Feeling Listless?

On a June day in 1978, I boarded a Trailways bus in a small Iowa town, bound for Phoenix, Ariz., where my parents had moved a few months earlier. I was 19, having just finished what nowadays would be called a “gap year”—although, in my case, that would be a charitable euphemism for what amounted to 12 months of part-time work and full-time goofing off. I was ready for something different, and I had never traveled to the Southwest. Adventure beckoned.

But first I had 48 hours to kill on a bus, the first 24 of which would traverse some of the most boring scenery in America. 

This was long before cell phones, iPods and streaming video. The Walkman—Sony’s portable cassette player, which made music mobile—hadn’t been invented yet. Entertainment options were pretty much limited to reading or listening to a transistor radio through a scratchy AM signal.

I had brought along a book, an impulse purchase made the day before I left. It was called The Book of Lists. In it, the authors had assembled hundreds of compilations of quirky facts and fascinating ephemera. Imagine Ripley’s Believe It or Not marries Harper’s Index. A few examples:  10 potential Jack the Ripper suspects; objects named after people (ever heard of Harry Shrapnel?); best dinner guests from history (Jefferson or Jesus?). There was a grisly account of the murder of Rasputin. An unsparing depiction of Napoleon’s anatomy. Vignettes about people who overcame severe physical deformities. And so on—521 pages of bizarro trivia. I was so completely, utterly absorbed by its contents, I barely noticed as towns and miles slid past across Nebraska and eastern Wyoming. By the time I reached Utah and the Wasatch Mountains on Day Two, looking out the window became an additional pastime, but by then I had devoured most of the book. As travel companions go, The Book of Lists was a Hall of Famer.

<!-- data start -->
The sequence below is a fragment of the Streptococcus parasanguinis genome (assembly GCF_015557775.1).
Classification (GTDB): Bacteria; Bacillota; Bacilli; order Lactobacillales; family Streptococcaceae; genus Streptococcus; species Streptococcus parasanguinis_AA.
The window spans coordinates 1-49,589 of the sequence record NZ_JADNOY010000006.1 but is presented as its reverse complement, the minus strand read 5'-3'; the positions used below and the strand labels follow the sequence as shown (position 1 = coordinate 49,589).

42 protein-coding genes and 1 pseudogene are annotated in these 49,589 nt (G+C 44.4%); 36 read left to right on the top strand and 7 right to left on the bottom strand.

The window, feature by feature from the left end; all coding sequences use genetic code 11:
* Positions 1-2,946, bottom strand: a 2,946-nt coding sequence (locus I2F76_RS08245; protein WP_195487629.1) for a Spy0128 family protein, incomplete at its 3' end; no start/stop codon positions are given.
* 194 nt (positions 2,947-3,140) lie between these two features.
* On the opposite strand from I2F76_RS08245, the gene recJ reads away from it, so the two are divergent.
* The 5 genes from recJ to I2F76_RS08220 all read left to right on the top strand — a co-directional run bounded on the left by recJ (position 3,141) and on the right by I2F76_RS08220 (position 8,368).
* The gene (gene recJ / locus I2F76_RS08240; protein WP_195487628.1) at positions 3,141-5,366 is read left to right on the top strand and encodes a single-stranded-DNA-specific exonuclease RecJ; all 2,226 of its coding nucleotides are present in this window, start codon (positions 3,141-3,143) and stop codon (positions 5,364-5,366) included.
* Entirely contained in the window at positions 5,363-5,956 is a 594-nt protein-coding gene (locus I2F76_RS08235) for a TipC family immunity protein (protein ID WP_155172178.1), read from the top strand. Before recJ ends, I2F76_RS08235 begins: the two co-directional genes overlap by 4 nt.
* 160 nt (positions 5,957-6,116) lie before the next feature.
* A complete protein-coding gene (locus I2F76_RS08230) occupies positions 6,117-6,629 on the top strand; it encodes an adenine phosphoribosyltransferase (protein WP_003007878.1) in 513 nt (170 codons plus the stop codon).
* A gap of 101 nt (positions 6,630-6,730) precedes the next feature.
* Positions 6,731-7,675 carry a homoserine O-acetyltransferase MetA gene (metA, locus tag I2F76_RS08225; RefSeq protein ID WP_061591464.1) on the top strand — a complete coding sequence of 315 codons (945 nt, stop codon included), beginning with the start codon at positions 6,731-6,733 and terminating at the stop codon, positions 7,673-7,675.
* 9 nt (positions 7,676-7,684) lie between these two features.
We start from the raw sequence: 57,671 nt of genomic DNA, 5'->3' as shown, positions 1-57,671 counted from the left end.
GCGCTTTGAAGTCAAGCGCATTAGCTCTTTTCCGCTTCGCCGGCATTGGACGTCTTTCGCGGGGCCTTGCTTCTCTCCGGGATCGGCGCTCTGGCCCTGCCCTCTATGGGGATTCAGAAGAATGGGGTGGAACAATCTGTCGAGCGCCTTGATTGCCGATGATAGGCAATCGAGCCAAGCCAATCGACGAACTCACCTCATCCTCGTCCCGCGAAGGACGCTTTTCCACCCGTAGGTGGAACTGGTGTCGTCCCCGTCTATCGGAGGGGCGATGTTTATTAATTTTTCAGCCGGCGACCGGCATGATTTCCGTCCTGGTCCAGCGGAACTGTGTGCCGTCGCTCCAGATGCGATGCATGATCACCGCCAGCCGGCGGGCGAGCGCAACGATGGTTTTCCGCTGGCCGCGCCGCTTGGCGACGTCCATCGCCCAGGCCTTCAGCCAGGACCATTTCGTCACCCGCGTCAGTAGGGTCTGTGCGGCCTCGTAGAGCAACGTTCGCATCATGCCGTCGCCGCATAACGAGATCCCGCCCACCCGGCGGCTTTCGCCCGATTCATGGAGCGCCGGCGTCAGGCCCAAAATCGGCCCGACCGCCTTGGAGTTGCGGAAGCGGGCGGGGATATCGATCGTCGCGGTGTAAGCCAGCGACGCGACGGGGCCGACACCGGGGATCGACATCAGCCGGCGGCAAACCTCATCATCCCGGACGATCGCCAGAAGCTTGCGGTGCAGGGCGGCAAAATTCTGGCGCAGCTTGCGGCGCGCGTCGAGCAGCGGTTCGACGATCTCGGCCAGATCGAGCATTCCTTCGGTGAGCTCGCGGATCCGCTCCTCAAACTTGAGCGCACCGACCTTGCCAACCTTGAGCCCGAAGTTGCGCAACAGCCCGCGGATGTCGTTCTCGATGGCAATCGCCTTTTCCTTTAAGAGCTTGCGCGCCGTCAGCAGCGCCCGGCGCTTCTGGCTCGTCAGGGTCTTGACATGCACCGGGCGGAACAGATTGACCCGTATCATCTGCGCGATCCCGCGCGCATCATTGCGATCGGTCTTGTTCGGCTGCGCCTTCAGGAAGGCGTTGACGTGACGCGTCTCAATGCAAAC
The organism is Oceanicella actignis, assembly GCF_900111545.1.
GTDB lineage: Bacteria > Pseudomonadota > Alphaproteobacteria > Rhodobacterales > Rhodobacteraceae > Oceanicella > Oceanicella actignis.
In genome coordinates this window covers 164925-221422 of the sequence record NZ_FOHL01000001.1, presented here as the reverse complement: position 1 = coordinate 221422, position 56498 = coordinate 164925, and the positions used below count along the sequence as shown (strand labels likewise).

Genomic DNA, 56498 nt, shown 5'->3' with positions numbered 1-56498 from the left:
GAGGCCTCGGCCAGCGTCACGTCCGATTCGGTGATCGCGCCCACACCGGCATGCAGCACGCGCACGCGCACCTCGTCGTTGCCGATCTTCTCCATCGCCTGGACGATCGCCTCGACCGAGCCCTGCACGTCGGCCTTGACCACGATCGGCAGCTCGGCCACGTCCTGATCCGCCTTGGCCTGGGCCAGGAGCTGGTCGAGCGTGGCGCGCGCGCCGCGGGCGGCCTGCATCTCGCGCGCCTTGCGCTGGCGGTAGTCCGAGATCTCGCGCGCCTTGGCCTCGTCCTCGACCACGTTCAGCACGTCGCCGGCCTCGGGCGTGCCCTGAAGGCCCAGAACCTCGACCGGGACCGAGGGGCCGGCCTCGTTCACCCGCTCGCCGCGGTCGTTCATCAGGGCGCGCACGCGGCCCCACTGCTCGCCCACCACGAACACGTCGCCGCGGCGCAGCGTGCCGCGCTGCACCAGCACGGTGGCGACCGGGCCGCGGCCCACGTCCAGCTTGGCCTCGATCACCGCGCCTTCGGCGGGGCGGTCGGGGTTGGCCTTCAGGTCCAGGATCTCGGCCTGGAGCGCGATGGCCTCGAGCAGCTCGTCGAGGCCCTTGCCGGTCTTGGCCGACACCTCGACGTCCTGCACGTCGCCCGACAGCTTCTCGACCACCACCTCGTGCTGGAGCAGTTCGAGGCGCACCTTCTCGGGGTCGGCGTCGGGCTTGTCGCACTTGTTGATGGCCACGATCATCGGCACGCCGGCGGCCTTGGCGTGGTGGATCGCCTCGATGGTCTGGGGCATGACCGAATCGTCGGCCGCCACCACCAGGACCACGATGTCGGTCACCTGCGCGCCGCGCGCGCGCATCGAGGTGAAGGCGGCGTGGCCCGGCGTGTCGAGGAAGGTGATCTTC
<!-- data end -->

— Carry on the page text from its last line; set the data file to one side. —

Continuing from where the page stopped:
It also spawned a genre. The book has inspired decades of imitators and what is now a cottage industry of nonnarrative storytelling. Interesting lists, it turns out, are enormously popular even if you’re not entombed in a smelly bus in Cheyenne at 2 in the morning. We thought it would be fun to apply The Book of Lists format to Stanford; our staff spent several months excavating material for the unusual section that begins here.

Our cover makes a somewhat extravagant claim—133 things you don’t know about Stanford. That’s probably not literally accurate—at least a handful of these inclusions may be known by at least some of our readers. But it is certainly true that most of this stuff will be unfamiliar to most people. Did you know, for instance, that three former Trees now work as veterinarians? Or that Stanford owns an X-ray of Adolf Hitler’s skull? Or which salacious TV show a Nobel-Prize-winning economist watches? Well, you will after reading this issue.

And if you happen to be taking a road trip soon, I suggest tucking this issue into your luggage. (There is plenty of good non-listy stuff in it, too.) It won’t take you halfway across the country, but it might make for a nice diversion somewhere along the way


Kevin Cool is the executive editor of Stanford.

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